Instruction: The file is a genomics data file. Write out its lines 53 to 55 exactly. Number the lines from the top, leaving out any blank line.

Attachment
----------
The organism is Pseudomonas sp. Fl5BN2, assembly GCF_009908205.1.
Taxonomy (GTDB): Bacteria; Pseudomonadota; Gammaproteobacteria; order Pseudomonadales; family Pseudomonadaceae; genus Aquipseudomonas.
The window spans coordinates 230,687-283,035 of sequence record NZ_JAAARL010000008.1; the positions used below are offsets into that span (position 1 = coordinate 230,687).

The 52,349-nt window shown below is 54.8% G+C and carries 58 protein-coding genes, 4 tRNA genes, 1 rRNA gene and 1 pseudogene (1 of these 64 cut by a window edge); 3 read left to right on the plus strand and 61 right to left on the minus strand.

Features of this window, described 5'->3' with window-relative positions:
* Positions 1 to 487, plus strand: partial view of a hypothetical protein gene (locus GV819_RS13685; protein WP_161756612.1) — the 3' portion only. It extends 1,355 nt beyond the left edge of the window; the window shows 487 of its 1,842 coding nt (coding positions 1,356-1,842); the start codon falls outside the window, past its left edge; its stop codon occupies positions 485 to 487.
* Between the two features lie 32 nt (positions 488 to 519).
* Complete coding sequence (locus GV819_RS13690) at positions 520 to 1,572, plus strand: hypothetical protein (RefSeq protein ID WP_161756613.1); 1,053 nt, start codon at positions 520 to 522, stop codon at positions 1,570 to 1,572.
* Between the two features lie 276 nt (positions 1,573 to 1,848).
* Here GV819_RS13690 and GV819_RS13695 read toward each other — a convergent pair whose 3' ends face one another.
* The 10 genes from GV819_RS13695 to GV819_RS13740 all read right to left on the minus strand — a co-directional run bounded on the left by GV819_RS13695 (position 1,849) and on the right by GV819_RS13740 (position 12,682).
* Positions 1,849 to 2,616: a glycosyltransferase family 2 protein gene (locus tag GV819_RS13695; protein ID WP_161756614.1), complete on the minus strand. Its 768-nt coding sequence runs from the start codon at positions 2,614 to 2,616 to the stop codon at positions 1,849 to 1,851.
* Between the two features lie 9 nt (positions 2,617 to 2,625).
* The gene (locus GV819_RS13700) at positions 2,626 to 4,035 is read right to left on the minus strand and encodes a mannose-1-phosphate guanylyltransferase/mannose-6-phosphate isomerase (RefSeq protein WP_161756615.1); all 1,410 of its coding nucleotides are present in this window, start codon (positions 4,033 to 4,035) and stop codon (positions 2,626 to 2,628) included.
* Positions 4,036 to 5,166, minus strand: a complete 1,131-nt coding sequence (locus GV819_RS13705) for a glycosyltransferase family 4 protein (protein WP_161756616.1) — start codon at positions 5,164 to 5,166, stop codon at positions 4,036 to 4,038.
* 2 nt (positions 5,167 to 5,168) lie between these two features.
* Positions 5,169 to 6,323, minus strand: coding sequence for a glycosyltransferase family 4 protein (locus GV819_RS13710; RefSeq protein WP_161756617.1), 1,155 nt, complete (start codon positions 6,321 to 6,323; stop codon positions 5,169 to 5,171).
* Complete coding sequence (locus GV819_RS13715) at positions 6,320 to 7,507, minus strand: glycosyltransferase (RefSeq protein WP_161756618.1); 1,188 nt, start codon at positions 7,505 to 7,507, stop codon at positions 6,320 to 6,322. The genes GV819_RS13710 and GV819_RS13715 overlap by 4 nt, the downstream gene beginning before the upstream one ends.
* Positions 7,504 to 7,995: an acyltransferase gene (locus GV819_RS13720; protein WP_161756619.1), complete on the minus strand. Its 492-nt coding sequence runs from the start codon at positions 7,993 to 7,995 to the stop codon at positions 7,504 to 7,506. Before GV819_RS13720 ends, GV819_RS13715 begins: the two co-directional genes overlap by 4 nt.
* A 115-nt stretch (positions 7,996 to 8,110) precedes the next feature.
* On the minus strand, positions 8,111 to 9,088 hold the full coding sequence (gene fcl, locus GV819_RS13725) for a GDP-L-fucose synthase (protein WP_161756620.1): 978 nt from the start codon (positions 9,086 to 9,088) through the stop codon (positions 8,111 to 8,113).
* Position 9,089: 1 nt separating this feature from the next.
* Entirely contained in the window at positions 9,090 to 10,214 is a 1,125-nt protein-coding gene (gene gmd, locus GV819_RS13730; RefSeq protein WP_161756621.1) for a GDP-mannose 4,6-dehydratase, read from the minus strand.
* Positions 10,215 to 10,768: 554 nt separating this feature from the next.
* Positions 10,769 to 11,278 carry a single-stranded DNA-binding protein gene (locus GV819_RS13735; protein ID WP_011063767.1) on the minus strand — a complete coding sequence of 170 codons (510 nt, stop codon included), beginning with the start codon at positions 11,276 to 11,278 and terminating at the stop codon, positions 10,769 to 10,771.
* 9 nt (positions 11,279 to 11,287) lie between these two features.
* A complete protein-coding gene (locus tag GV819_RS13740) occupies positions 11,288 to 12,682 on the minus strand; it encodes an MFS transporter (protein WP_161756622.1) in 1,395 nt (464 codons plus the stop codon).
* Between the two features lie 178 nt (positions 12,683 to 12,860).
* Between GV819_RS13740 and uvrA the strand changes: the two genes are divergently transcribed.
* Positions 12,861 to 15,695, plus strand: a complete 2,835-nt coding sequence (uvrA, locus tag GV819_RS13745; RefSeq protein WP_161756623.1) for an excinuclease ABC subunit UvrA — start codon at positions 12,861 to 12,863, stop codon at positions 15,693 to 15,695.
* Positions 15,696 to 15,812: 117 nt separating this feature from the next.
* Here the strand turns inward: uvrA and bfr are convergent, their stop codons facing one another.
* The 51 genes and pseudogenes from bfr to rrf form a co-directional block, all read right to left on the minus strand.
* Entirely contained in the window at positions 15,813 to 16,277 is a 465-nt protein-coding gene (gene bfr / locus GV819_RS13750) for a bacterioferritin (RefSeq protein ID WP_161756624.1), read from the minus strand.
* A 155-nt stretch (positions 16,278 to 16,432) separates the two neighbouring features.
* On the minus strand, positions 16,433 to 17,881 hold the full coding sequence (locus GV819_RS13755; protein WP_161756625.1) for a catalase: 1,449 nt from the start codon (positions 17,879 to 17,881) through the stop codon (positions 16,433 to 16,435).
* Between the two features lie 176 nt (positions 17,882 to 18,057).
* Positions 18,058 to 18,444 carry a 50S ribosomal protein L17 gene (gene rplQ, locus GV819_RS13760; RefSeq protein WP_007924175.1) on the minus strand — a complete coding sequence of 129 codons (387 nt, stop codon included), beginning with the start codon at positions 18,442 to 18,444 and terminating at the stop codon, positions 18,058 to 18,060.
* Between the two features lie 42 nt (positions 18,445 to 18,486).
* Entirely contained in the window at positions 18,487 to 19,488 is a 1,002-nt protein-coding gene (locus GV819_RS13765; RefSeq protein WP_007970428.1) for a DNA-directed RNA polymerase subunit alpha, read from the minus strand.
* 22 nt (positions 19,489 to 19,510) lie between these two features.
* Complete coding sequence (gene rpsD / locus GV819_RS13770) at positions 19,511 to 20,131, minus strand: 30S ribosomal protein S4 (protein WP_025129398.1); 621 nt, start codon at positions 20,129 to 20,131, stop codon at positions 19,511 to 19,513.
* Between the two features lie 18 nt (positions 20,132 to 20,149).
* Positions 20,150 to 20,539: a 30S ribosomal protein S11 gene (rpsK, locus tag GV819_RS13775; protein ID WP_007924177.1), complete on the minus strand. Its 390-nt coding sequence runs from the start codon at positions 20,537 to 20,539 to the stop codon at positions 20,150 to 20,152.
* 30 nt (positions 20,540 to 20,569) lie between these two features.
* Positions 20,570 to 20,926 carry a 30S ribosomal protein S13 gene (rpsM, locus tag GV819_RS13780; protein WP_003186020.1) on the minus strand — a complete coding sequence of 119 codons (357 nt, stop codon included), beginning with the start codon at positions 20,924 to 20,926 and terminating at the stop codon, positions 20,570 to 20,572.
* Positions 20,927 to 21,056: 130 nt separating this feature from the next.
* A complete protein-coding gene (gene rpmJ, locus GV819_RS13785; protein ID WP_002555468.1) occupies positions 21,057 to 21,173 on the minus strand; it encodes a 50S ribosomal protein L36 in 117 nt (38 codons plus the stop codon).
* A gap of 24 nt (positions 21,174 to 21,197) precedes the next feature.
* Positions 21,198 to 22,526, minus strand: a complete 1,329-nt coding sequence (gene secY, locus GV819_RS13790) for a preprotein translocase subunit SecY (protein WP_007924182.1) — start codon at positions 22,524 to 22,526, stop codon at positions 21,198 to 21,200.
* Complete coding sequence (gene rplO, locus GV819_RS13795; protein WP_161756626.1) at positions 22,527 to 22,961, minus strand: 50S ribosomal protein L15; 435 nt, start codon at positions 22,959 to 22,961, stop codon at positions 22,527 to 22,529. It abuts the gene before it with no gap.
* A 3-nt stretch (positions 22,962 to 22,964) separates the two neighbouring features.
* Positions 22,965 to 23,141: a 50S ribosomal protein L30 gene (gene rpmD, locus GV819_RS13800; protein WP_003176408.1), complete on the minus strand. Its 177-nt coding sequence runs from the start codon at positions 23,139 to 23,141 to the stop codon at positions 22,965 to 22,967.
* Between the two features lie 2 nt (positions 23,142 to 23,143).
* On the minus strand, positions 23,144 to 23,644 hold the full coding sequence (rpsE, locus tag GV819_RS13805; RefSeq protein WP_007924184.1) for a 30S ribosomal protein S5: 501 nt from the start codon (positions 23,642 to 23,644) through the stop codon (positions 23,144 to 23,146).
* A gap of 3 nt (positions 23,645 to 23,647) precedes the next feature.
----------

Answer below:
* Positions 22,965 to 23,141: a 50S ribosomal protein L30 gene (gene rpmD, locus GV819_RS13800; protein WP_003176408.1), complete on the minus strand. Its 177-nt coding sequence runs from the start codon at positions 23,139 to 23,141 to the stop codon at positions 22,965 to 22,967.
* Between the two features lie 2 nt (positions 23,142 to 23,143).
* On the minus strand, positions 23,144 to 23,644 hold the full coding sequence (rpsE, locus tag GV819_RS13805; RefSeq protein WP_007924184.1) for a 30S ribosomal protein S5: 501 nt from the start codon (positions 23,642 to 23,644) through the stop codon (positions 23,144 to 23,146).